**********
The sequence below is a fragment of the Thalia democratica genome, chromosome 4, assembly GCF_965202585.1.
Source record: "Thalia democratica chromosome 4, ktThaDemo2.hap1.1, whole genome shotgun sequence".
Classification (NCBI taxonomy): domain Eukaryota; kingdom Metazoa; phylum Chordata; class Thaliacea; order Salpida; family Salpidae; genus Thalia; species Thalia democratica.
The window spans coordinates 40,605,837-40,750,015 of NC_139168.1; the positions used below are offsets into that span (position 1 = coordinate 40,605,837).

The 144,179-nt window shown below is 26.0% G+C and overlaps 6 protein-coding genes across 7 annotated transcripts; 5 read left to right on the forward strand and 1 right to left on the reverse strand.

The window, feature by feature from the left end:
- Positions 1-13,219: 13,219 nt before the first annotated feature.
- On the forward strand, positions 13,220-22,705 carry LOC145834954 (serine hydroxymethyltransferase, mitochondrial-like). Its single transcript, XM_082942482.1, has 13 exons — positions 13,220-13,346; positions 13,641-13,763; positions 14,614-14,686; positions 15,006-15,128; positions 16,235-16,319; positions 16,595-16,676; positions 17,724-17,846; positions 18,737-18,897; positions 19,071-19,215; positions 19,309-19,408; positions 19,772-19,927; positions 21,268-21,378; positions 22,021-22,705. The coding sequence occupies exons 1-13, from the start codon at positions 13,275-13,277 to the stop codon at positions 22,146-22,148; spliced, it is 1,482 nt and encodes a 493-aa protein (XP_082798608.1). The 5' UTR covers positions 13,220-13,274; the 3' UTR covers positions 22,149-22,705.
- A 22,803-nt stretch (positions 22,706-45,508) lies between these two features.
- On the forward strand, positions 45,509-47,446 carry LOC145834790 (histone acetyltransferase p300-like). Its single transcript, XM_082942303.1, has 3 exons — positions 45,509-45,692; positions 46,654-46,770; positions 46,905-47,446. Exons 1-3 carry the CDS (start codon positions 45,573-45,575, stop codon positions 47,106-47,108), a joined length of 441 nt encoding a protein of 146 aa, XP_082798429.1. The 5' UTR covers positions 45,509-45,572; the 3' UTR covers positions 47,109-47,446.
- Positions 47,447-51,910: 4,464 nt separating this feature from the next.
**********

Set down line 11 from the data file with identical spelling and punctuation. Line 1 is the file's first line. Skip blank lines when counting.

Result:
- Positions 47,447-51,910: 4,464 nt separating this feature from the next.